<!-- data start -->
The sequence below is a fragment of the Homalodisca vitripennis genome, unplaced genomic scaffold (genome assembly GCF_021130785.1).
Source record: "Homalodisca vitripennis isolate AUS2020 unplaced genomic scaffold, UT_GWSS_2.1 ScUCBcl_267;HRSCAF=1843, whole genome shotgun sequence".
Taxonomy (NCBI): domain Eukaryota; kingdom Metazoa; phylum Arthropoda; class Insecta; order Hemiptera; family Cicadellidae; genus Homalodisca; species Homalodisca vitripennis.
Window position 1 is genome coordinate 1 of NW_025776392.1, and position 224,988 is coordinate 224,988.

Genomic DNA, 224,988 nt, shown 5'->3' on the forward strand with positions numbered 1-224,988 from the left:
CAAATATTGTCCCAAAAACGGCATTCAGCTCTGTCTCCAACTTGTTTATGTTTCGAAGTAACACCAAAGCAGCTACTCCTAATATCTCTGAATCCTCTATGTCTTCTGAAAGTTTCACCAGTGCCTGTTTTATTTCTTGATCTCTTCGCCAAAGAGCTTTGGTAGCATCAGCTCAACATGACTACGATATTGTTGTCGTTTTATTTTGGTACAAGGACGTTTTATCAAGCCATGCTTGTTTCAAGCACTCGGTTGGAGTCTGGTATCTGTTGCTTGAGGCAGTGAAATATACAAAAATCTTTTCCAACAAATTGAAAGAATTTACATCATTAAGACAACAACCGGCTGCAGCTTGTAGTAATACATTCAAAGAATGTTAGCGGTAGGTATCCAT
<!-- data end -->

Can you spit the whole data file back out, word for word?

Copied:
The sequence below is a fragment of the Homalodisca vitripennis genome, unplaced genomic scaffold (genome assembly GCF_021130785.1).
Source record: "Homalodisca vitripennis isolate AUS2020 unplaced genomic scaffold, UT_GWSS_2.1 ScUCBcl_267;HRSCAF=1843, whole genome shotgun sequence".
Taxonomy (NCBI): domain Eukaryota; kingdom Metazoa; phylum Arthropoda; class Insecta; order Hemiptera; family Cicadellidae; genus Homalodisca; species Homalodisca vitripennis.
Window position 1 is genome coordinate 1 of NW_025776392.1, and position 224,988 is coordinate 224,988.

Genomic DNA, 224,988 nt, shown 5'->3' on the forward strand with positions numbered 1-224,988 from the left:
CAAATATTGTCCCAAAAACGGCATTCAGCTCTGTCTCCAACTTGTTTATGTTTCGAAGTAACACCAAAGCAGCTACTCCTAATATCTCTGAATCCTCTATGTCTTCTGAAAGTTTCACCAGTGCCTGTTTTATTTCTTGATCTCTTCGCCAAAGAGCTTTGGTAGCATCAGCTCAACATGACTACGATATTGTTGTCGTTTTATTTTGGTACAAGGACGTTTTATCAAGCCATGCTTGTTTCAAGCACTCGGTTGGAGTCTGGTATCTGTTGCTTGAGGCAGTGAAATATACAAAAATCTTTTCCAACAAATTGAAAGAATTTACATCATTAAGACAACAACCGGCTGCAGCTTGTAGTAATACATTCAAAGAATGTTAGCGGTAGGTATCCAT